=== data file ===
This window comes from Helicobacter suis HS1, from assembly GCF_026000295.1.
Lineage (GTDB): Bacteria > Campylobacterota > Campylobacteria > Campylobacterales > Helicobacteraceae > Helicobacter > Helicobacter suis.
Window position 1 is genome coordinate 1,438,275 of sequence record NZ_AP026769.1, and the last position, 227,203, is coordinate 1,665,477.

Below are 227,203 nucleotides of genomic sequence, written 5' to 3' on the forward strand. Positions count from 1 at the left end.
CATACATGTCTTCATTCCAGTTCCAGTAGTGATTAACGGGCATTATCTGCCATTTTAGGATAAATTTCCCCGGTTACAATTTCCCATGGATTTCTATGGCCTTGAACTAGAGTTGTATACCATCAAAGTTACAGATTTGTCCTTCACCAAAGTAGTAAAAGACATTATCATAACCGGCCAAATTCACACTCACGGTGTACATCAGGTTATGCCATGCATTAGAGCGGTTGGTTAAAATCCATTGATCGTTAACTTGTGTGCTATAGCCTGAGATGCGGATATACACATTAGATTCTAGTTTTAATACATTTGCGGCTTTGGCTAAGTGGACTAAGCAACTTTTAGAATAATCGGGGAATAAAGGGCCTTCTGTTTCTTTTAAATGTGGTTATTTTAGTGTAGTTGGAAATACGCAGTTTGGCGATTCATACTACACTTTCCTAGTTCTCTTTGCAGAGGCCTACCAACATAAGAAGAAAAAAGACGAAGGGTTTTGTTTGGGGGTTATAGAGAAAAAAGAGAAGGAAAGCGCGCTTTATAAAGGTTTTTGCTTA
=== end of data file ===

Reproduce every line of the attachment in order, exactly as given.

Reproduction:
This window comes from Helicobacter suis HS1, from assembly GCF_026000295.1.
Lineage (GTDB): Bacteria > Campylobacterota > Campylobacteria > Campylobacterales > Helicobacteraceae > Helicobacter > Helicobacter suis.
Window position 1 is genome coordinate 1,438,275 of sequence record NZ_AP026769.1, and the last position, 227,203, is coordinate 1,665,477.

Below are 227,203 nucleotides of genomic sequence, written 5' to 3' on the forward strand. Positions count from 1 at the left end.
CATACATGTCTTCATTCCAGTTCCAGTAGTGATTAACGGGCATTATCTGCCATTTTAGGATAAATTTCCCCGGTTACAATTTCCCATGGATTTCTATGGCCTTGAACTAGAGTTGTATACCATCAAAGTTACAGATTTGTCCTTCACCAAAGTAGTAAAAGACATTATCATAACCGGCCAAATTCACACTCACGGTGTACATCAGGTTATGCCATGCATTAGAGCGGTTGGTTAAAATCCATTGATCGTTAACTTGTGTGCTATAGCCTGAGATGCGGATATACACATTAGATTCTAGTTTTAATACATTTGCGGCTTTGGCTAAGTGGACTAAGCAACTTTTAGAATAATCGGGGAATAAAGGGCCTTCTGTTTCTTTTAAATGTGGTTATTTTAGTGTAGTTGGAAATACGCAGTTTGGCGATTCATACTACACTTTCCTAGTTCTCTTTGCAGAGGCCTACCAACATAAGAAGAAAAAAGACGAAGGGTTTTGTTTGGGGGTTATAGAGAAAAAAGAGAAGGAAAGCGCGCTTTATAAAGGTTTTTGCTTA